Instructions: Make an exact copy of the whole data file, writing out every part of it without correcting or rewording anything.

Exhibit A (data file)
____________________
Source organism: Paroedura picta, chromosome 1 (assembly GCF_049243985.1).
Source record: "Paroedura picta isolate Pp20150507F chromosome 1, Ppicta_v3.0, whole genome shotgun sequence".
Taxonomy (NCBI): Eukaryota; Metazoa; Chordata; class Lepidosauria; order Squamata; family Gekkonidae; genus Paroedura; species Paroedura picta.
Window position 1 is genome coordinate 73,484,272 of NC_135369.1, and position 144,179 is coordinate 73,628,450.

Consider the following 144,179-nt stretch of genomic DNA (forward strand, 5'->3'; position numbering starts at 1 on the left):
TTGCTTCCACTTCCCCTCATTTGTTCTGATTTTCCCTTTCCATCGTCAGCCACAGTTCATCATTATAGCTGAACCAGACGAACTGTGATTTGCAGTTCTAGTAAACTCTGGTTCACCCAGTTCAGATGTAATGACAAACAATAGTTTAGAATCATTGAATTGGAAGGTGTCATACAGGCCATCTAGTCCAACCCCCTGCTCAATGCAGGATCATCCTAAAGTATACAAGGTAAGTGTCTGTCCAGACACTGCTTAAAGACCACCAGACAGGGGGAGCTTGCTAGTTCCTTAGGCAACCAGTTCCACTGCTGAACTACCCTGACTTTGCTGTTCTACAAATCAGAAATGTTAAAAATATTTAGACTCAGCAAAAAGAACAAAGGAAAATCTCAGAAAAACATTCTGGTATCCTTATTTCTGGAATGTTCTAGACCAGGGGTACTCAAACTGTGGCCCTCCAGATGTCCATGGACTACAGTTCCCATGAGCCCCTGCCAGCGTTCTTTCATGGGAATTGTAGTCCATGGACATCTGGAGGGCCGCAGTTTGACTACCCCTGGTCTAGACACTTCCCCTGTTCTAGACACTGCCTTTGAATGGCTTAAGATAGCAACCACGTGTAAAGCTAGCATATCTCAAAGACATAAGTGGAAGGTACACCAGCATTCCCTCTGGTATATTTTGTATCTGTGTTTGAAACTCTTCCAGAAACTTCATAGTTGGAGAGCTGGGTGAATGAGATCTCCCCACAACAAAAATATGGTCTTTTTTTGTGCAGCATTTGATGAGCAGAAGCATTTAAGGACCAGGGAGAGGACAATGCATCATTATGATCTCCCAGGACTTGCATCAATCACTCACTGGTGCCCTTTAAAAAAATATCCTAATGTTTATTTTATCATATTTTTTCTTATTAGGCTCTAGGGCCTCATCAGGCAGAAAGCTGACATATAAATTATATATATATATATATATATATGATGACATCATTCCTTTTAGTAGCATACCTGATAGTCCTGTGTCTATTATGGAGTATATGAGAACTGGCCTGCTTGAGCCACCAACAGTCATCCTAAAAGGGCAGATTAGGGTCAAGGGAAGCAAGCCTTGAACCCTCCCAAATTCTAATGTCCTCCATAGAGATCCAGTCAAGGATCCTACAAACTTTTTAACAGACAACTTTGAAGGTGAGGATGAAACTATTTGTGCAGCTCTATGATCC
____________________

Source organism: Paroedura picta, chromosome 1 (assembly GCF_049243985.1).
Source record: "Paroedura picta isolate Pp20150507F chromosome 1, Ppicta_v3.0, whole genome shotgun sequence".
Taxonomy (NCBI): Eukaryota; Metazoa; Chordata; class Lepidosauria; order Squamata; family Gekkonidae; genus Paroedura; species Paroedura picta.
Window position 1 is genome coordinate 73,484,272 of NC_135369.1, and position 144,179 is coordinate 73,628,450.

Consider the following 144,179-nt stretch of genomic DNA (forward strand, 5'->3'; position numbering starts at 1 on the left):
TTGCTTCCACTTCCCCTCATTTGTTCTGATTTTCCCTTTCCATCGTCAGCCACAGTTCATCATTATAGCTGAACCAGACGAACTGTGATTTGCAGTTCTAGTAAACTCTGGTTCACCCAGTTCAGATGTAATGACAAACAATAGTTTAGAATCATTGAATTGGAAGGTGTCATACAGGCCATCTAGTCCAACCCCCTGCTCAATGCAGGATCATCCTAAAGTATACAAGGTAAGTGTCTGTCCAGACACTGCTTAAAGACCACCAGACAGGGGGAGCTTGCTAGTTCCTTAGGCAACCAGTTCCACTGCTGAACTACCCTGACTTTGCTGTTCTACAAATCAGAAATGTTAAAAATATTTAGACTCAGCAAAAAGAACAAAGGAAAATCTCAGAAAAACATTCTGGTATCCTTATTTCTGGAATGTTCTAGACCAGGGGTACTCAAACTGTGGCCCTCCAGATGTCCATGGACTACAGTTCCCATGAGCCCCTGCCAGCGTTCTTTCATGGGAATTGTAGTCCATGGACATCTGGAGGGCCGCAGTTTGACTACCCCTGGTCTAGACACTTCCCCTGTTCTAGACACTGCCTTTGAATGGCTTAAGATAGCAACCACGTGTAAAGCTAGCATATCTCAAAGACATAAGTGGAAGGTACACCAGCATTCCCTCTGGTATATTTTGTATCTGTGTTTGAAACTCTTCCAGAAACTTCATAGTTGGAGAGCTGGGTGAATGAGATCTCCCCACAACAAAAATATGGTCTTTTTTTGTGCAGCATTTGATGAGCAGAAGCATTTAAGGACCAGGGAGAGGACAATGCATCATTATGATCTCCCAGGACTTGCATCAATCACTCACTGGTGCCCTTTAAAAAAATATCCTAATGTTTATTTTATCATATTTTTTCTTATTAGGCTCTAGGGCCTCATCAGGCAGAAAGCTGACATATAAATTATATATATATATATATATATATGATGACATCATTCCTTTTAGTAGCATACCTGATAGTCCTGTGTCTATTATGGAGTATATGAGAACTGGCCTGCTTGAGCCACCAACAGTCATCCTAAAAGGGCAGATTAGGGTCAAGGGAAGCAAGCCTTGAACCCTCCCAAATTCTAATGTCCTCCATAGAGATCCAGTCAAGGATCCTACAAACTTTTTAACAGACAACTTTGAAGGTGAGGATGAAACTATTTGTGCAGCTCTATGATCC